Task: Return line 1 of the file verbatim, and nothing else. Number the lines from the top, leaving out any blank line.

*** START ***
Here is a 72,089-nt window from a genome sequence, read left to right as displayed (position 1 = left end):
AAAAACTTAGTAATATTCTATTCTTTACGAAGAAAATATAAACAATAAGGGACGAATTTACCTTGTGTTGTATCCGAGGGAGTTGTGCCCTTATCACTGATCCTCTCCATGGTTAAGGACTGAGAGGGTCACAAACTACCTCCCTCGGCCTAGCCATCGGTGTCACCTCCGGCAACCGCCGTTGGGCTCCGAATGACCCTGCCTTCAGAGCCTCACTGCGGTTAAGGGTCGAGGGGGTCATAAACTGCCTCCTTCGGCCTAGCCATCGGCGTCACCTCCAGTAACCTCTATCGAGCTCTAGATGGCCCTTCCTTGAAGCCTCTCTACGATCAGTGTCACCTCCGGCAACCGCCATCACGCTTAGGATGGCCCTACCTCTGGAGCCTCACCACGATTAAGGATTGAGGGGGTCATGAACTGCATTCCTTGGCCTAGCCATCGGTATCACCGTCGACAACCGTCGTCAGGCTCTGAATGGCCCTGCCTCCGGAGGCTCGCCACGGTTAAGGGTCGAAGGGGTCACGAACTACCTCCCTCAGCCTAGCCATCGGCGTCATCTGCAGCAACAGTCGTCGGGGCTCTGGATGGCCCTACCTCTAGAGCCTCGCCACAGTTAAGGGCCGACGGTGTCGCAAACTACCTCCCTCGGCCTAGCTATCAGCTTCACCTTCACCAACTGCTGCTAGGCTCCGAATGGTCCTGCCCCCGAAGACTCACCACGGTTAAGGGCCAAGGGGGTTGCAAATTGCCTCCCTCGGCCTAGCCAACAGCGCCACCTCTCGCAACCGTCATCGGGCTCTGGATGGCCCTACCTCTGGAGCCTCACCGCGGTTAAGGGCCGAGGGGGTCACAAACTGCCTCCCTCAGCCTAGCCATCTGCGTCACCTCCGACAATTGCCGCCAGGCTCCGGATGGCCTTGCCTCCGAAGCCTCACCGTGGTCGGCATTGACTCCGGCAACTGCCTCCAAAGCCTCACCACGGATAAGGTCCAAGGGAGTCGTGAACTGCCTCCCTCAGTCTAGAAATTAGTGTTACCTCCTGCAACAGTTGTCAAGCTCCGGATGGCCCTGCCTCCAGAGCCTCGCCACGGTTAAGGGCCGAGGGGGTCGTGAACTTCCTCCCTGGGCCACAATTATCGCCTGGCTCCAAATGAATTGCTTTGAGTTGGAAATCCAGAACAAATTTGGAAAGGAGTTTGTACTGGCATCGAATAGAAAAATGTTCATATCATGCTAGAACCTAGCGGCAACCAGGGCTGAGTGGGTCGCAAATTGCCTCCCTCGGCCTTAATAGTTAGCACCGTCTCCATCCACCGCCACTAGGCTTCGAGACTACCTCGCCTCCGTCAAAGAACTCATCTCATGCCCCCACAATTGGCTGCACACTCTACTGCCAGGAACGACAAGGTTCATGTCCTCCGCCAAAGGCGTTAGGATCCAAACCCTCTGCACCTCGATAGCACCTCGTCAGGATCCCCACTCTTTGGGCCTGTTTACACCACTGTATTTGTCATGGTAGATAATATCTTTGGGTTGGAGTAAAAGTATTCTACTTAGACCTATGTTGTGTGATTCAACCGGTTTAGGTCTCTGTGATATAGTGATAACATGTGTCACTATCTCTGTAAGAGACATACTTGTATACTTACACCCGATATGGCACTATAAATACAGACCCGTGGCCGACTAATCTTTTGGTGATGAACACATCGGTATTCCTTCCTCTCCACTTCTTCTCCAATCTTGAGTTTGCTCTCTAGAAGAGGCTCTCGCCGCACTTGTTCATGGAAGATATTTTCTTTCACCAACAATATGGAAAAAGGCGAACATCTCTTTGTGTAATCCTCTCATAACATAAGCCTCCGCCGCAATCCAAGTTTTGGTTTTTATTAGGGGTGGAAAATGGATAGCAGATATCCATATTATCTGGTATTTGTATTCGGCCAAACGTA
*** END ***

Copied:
Here is a 72,089-nt window from a genome sequence, read left to right as displayed (position 1 = left end):